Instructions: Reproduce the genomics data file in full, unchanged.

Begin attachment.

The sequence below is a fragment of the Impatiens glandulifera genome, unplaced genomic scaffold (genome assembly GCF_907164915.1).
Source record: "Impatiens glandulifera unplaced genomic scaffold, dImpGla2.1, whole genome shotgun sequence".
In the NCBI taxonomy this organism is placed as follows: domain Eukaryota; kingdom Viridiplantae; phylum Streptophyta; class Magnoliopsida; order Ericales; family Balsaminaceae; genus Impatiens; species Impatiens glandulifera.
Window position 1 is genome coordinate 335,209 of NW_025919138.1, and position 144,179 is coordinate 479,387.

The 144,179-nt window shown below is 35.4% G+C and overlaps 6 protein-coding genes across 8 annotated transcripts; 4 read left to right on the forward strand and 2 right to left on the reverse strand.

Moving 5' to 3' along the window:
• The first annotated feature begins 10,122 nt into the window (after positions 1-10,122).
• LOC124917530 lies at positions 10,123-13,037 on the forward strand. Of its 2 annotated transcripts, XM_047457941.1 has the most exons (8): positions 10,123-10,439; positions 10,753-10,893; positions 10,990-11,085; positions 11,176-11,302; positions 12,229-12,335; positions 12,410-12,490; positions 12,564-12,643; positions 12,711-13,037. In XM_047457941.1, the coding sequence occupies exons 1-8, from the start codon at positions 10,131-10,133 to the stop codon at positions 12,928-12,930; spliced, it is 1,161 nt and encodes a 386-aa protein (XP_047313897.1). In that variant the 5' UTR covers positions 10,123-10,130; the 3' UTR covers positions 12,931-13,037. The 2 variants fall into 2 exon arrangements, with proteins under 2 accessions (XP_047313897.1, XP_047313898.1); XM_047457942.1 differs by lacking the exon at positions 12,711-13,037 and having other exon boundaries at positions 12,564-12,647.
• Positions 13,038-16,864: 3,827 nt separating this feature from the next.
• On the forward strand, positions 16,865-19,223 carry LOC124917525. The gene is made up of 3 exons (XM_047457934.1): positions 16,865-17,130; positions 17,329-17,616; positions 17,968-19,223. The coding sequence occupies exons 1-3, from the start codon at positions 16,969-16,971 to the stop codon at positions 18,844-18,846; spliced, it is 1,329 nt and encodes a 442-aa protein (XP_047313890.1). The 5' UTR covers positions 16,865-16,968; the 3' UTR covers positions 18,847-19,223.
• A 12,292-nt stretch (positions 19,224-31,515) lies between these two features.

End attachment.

The sequence below is a fragment of the Impatiens glandulifera genome, unplaced genomic scaffold (genome assembly GCF_907164915.1).
Source record: "Impatiens glandulifera unplaced genomic scaffold, dImpGla2.1, whole genome shotgun sequence".
In the NCBI taxonomy this organism is placed as follows: domain Eukaryota; kingdom Viridiplantae; phylum Streptophyta; class Magnoliopsida; order Ericales; family Balsaminaceae; genus Impatiens; species Impatiens glandulifera.
Window position 1 is genome coordinate 335,209 of NW_025919138.1, and position 144,179 is coordinate 479,387.

The 144,179-nt window shown below is 35.4% G+C and overlaps 6 protein-coding genes across 8 annotated transcripts; 4 read left to right on the forward strand and 2 right to left on the reverse strand.

Moving 5' to 3' along the window:
• The first annotated feature begins 10,122 nt into the window (after positions 1-10,122).
• LOC124917530 lies at positions 10,123-13,037 on the forward strand. Of its 2 annotated transcripts, XM_047457941.1 has the most exons (8): positions 10,123-10,439; positions 10,753-10,893; positions 10,990-11,085; positions 11,176-11,302; positions 12,229-12,335; positions 12,410-12,490; positions 12,564-12,643; positions 12,711-13,037. In XM_047457941.1, the coding sequence occupies exons 1-8, from the start codon at positions 10,131-10,133 to the stop codon at positions 12,928-12,930; spliced, it is 1,161 nt and encodes a 386-aa protein (XP_047313897.1). In that variant the 5' UTR covers positions 10,123-10,130; the 3' UTR covers positions 12,931-13,037. The 2 variants fall into 2 exon arrangements, with proteins under 2 accessions (XP_047313897.1, XP_047313898.1); XM_047457942.1 differs by lacking the exon at positions 12,711-13,037 and having other exon boundaries at positions 12,564-12,647.
• Positions 13,038-16,864: 3,827 nt separating this feature from the next.
• On the forward strand, positions 16,865-19,223 carry LOC124917525. The gene is made up of 3 exons (XM_047457934.1): positions 16,865-17,130; positions 17,329-17,616; positions 17,968-19,223. The coding sequence occupies exons 1-3, from the start codon at positions 16,969-16,971 to the stop codon at positions 18,844-18,846; spliced, it is 1,329 nt and encodes a 442-aa protein (XP_047313890.1). The 5' UTR covers positions 16,865-16,968; the 3' UTR covers positions 18,847-19,223.
• A 12,292-nt stretch (positions 19,224-31,515) lies between these two features.